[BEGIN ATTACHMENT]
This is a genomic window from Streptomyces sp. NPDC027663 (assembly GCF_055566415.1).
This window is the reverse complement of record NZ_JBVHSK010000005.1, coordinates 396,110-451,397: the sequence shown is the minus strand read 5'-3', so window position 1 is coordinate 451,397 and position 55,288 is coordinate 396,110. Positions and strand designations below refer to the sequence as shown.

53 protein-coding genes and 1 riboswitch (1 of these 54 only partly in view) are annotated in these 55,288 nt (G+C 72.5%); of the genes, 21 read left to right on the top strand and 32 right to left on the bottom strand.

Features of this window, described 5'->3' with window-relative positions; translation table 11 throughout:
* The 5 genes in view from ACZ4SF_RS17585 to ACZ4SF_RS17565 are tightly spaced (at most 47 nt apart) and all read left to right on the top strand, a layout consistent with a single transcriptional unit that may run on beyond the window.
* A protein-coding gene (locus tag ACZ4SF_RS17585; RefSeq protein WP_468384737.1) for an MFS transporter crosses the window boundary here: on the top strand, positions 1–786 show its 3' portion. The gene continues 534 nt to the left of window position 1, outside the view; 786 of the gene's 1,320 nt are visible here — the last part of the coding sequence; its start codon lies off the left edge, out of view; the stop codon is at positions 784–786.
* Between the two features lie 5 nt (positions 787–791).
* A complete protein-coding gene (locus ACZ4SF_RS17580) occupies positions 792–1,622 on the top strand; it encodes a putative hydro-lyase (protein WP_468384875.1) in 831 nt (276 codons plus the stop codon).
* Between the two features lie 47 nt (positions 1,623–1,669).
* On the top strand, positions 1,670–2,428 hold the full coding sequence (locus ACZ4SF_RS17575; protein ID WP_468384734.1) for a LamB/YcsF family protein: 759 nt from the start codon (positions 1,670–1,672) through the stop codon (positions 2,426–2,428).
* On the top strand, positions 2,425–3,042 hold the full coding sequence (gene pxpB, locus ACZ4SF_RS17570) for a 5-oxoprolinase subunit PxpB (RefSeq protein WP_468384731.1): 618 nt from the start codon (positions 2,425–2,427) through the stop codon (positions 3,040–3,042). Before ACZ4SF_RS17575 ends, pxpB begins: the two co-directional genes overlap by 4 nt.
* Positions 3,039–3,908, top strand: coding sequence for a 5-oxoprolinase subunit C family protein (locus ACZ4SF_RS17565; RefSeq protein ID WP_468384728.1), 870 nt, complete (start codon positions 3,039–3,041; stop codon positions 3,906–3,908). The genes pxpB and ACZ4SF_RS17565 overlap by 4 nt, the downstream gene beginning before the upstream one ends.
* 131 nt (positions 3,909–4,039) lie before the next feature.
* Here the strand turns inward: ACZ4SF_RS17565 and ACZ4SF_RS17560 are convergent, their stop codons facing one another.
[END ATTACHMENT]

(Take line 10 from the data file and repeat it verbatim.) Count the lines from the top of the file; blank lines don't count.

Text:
* On the top strand, positions 1,670–2,428 hold the full coding sequence (locus ACZ4SF_RS17575; protein ID WP_468384734.1) for a LamB/YcsF family protein: 759 nt from the start codon (positions 1,670–1,672) through the stop codon (positions 2,426–2,428).